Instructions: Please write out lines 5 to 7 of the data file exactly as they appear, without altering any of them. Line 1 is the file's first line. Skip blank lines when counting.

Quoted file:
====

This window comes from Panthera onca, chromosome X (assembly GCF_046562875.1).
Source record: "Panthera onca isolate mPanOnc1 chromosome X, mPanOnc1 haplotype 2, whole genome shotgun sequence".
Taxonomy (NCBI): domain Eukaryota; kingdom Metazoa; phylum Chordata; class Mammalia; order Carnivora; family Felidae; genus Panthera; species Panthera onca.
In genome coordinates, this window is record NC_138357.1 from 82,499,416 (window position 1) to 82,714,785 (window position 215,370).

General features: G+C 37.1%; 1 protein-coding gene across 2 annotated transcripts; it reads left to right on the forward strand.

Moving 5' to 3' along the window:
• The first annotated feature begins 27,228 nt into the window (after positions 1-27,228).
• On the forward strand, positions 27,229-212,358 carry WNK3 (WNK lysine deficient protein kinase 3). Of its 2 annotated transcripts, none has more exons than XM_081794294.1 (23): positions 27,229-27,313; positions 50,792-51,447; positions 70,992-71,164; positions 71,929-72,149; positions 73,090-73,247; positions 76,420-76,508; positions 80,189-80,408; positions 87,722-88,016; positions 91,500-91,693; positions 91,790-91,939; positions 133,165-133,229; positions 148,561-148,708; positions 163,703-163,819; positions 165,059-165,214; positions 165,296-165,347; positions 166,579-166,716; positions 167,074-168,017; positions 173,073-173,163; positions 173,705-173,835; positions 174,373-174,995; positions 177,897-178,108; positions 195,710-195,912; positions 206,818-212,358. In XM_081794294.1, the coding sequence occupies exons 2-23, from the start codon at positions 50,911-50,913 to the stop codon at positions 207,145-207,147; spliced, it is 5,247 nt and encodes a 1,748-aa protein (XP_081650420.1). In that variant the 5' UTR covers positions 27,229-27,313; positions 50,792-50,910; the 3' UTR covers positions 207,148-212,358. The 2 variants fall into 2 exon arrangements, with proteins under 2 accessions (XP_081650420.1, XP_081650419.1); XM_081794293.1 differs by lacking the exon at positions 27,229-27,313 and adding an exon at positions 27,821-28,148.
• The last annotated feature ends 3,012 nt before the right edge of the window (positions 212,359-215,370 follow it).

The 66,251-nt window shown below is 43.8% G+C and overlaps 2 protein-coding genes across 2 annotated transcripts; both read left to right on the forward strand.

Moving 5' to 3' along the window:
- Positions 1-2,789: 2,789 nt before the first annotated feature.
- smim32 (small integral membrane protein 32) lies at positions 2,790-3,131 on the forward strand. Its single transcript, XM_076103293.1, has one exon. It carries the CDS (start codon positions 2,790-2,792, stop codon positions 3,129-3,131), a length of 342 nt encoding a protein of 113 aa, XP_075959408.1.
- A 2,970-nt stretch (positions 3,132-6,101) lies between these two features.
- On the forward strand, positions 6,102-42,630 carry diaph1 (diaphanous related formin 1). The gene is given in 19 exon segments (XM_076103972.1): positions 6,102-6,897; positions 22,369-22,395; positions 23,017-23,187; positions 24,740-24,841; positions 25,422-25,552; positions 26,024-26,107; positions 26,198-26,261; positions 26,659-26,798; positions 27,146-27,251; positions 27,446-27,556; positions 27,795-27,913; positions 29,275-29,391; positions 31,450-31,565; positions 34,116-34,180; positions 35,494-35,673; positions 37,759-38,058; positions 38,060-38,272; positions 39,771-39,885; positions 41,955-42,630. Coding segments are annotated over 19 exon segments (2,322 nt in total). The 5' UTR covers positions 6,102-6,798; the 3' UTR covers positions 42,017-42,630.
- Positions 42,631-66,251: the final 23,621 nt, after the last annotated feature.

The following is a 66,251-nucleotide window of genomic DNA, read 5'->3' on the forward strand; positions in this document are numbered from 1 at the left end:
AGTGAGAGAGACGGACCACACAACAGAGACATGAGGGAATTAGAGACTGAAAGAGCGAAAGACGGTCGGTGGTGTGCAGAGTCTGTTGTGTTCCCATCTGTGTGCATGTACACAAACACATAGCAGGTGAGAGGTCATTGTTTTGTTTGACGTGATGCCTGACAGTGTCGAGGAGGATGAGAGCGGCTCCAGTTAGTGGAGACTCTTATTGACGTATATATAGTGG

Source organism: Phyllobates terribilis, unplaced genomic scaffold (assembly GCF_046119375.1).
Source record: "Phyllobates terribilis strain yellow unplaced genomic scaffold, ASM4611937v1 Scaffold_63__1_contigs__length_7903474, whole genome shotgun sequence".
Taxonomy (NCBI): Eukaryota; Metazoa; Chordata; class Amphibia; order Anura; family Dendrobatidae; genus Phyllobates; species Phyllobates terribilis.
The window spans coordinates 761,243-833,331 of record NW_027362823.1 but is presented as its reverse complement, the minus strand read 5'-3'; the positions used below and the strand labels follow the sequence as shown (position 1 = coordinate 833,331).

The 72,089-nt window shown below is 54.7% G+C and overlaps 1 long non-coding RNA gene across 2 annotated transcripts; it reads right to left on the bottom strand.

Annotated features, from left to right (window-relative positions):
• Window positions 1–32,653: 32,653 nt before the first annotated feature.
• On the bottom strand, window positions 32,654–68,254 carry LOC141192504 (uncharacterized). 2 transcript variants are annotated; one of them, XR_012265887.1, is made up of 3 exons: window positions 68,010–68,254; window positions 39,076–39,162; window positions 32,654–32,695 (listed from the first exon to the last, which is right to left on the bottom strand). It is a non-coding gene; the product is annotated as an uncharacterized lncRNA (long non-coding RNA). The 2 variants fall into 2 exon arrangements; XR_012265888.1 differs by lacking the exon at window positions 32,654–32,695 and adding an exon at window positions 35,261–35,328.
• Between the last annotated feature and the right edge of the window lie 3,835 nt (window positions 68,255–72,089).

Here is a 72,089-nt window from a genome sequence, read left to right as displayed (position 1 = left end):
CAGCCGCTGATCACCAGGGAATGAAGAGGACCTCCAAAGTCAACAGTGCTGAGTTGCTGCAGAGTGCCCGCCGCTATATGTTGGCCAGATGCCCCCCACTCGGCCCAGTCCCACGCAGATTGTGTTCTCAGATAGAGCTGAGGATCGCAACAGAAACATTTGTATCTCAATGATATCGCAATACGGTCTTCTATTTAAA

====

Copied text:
General features: G+C 37.1%; 1 protein-coding gene across 2 annotated transcripts; it reads left to right on the forward strand.

Moving 5' to 3' along the window:
• The first annotated feature begins 27,228 nt into the window (after positions 1-27,228).